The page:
After one great session with all of the students where we focussed in on the question, “What is Coding?” we next turned to the question of, “How does it work?” The plan was for them to explore coding and start to see the basics of how a simple structured language can communicate with a computer to produce a desired result. To do this we used the great resources compiled by Code.org for Hour of Code, but I wanted to ensure I wasn’t limiting them. With hundreds of possibilities out there, leaving them with a single activity seemed unfair.
Instead, I asked them to find something that they thought was interesting, try it for five minutes, then decide if they were going to work on completing the activity or to choose another. I also had given them the option of working on any personal coding projects they had already started (knowing that I had several students who already were engaged in coding activities.) Within ten minutes everyone had chosen something to work on in all of the classes.
I enjoyed a number of surprises during those periods. I found many students, and also many girls who were really enjoying working with coding. Not only did they seem to enjoy it, but they also were good at helping others around them. Over the course of two days, I saw a surprising number of my students seem engaged and excited about what they were accomplishing in coding. One of those students was by far a standout moment from the lessons.
She already had started working on coding through the school’s coding club. On the first day, she had come to me with a challenge she could not solve using Codecademy’s Python courses. I am far from an expert in any coding language, but it had been almost two years since I had done anything in Python. I went back through some of the courses to familiarize myself with the basics. When she came in for this lesson, we worked together to solve the problems in her attempt.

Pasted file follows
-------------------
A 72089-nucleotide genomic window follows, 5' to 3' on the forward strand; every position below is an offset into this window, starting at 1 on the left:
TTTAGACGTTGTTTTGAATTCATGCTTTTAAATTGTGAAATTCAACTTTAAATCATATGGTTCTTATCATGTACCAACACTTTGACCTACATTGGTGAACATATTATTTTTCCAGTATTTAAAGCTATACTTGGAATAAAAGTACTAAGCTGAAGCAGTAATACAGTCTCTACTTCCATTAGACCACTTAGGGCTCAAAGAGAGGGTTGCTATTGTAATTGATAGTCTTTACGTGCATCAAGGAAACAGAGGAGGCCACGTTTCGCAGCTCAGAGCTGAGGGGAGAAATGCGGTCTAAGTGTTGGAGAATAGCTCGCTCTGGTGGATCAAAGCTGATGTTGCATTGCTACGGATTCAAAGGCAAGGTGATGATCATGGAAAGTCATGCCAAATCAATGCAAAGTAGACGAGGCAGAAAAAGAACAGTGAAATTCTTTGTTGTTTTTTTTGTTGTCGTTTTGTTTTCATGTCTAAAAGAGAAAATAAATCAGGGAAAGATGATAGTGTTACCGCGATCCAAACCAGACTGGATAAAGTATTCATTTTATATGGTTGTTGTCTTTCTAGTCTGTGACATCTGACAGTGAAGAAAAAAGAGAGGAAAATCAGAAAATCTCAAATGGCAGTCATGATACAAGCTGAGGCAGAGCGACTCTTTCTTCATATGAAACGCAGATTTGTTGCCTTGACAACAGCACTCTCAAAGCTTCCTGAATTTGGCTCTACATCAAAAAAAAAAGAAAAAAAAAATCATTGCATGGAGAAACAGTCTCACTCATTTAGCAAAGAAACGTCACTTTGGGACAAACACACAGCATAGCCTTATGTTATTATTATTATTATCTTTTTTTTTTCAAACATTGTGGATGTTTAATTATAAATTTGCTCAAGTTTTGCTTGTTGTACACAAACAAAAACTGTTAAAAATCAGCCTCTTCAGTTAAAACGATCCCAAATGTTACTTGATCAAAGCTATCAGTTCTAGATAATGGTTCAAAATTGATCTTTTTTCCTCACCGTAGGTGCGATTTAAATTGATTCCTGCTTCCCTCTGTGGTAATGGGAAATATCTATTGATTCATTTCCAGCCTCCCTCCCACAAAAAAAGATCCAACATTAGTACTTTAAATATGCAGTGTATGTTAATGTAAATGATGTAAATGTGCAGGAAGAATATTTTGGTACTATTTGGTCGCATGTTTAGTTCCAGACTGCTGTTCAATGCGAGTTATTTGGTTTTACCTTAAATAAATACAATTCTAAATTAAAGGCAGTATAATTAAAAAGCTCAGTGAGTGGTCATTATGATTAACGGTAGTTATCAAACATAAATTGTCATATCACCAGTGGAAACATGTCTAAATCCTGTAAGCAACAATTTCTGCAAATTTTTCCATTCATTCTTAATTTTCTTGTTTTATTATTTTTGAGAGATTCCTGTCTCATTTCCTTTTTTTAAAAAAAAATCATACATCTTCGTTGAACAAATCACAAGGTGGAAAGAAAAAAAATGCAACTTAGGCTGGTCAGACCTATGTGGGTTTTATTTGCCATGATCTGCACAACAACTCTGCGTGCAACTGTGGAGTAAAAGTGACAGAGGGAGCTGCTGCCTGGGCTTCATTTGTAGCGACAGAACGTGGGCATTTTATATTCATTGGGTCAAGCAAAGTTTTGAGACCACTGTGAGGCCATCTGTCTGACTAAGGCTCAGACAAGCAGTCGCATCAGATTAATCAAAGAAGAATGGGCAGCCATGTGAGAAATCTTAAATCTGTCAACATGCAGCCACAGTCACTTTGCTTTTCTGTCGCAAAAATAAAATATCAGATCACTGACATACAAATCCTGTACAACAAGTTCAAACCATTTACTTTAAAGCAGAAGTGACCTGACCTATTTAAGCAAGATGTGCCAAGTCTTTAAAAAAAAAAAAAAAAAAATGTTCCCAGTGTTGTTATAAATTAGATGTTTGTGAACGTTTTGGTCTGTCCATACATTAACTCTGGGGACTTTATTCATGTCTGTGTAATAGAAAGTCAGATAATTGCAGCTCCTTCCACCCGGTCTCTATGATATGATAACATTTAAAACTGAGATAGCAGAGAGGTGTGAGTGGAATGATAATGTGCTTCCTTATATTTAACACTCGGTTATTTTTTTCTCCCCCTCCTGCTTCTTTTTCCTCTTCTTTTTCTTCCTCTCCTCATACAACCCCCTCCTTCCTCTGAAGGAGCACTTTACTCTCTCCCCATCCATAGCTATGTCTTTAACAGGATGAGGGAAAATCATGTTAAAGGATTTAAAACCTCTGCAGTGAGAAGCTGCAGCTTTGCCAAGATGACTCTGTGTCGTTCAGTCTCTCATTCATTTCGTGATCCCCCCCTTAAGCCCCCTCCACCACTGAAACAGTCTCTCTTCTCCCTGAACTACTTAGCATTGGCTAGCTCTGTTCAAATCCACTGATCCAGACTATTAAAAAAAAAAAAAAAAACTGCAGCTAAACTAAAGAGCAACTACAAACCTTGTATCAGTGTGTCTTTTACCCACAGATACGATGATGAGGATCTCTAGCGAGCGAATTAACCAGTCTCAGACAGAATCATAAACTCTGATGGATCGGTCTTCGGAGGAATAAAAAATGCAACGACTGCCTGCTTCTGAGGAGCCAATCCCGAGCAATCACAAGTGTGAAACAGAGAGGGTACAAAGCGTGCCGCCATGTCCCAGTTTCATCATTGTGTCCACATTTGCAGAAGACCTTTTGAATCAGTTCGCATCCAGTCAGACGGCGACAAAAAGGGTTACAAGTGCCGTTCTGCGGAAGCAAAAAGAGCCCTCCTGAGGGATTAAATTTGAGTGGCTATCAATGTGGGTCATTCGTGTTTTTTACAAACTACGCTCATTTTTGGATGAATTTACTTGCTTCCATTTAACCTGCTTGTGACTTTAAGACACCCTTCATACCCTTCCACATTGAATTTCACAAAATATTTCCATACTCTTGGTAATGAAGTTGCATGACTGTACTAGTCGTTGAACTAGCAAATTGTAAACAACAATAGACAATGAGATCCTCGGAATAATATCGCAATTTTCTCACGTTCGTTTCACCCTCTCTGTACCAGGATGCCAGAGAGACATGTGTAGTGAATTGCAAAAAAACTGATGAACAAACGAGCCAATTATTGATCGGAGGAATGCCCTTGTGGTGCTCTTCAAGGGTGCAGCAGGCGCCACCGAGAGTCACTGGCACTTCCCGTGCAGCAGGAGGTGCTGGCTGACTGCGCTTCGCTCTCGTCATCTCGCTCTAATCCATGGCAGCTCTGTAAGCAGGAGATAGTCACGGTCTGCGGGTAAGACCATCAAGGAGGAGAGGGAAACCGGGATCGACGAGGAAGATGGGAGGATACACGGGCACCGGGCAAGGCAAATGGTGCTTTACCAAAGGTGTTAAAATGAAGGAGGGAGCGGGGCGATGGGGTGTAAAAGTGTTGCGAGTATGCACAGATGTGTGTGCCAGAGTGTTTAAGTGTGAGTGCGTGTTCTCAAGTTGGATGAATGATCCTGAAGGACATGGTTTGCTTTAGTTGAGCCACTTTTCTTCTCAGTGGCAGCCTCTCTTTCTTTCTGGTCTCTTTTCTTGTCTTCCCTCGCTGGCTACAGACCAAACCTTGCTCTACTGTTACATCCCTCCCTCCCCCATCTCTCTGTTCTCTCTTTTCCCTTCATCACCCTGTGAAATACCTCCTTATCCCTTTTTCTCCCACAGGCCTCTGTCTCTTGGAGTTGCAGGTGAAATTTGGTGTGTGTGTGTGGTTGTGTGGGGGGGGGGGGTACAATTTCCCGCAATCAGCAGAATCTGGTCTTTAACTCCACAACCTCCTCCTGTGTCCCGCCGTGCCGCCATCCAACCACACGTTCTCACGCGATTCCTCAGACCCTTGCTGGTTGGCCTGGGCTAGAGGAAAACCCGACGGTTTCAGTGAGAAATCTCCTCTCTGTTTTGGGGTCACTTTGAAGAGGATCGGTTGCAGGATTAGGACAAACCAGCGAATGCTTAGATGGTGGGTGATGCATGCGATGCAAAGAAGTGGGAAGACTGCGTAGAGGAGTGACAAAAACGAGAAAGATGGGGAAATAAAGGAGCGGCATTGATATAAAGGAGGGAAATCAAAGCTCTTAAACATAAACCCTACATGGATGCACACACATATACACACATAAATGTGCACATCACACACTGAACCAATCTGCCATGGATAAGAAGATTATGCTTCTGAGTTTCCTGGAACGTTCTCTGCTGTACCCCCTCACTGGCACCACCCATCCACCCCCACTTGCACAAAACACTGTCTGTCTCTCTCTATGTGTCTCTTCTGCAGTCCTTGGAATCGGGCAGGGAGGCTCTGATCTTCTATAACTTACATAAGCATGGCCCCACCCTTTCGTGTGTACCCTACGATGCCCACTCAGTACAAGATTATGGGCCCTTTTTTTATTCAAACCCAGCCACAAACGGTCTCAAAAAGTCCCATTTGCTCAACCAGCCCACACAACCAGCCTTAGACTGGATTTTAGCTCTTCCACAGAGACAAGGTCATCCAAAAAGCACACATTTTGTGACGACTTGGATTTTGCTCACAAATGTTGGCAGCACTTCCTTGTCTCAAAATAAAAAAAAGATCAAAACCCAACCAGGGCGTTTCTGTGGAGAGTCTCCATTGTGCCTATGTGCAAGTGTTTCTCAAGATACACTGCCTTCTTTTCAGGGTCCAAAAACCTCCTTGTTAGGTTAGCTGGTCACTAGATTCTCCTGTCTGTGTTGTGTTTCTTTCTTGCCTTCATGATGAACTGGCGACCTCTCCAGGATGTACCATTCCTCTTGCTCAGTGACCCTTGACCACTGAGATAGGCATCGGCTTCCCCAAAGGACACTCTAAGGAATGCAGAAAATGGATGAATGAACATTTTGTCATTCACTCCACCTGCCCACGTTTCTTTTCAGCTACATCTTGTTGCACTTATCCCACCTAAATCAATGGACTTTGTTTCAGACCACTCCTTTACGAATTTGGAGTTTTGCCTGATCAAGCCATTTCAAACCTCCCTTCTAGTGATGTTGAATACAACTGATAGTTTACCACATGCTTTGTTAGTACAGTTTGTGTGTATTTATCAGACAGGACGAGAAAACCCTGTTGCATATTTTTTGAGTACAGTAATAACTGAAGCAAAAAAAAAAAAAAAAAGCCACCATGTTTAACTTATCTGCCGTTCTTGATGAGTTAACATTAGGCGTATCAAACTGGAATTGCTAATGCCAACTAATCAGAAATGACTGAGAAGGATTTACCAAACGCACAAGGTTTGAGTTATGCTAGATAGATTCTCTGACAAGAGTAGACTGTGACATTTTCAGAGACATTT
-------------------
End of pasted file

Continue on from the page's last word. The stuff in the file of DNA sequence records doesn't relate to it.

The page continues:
As we worked on it, I tried to think out loud to model the logical thinking process and also to see if anything I was saying would spark ideas for her. Between the two of us, we were able to figure out the solution. While most kids would complete a problem and be excited to quickly move on to the next challenge, she wasn’t. Instead, she turned to me and asked, “How does it work?”
We then went through what each line meant in the code. We discussed what each variable and statement did and how they impacted the lines that followed. When she felt as though she understood everything about that set of code, she was ready to move on to the next challenge. I was surprised to find out how many students were interested in how their code worked. From that point on, I made it a priority to explain, however simple, how the lines of code worked in any example I gave. It was a great moment for me as an educator, and a great experience for the students.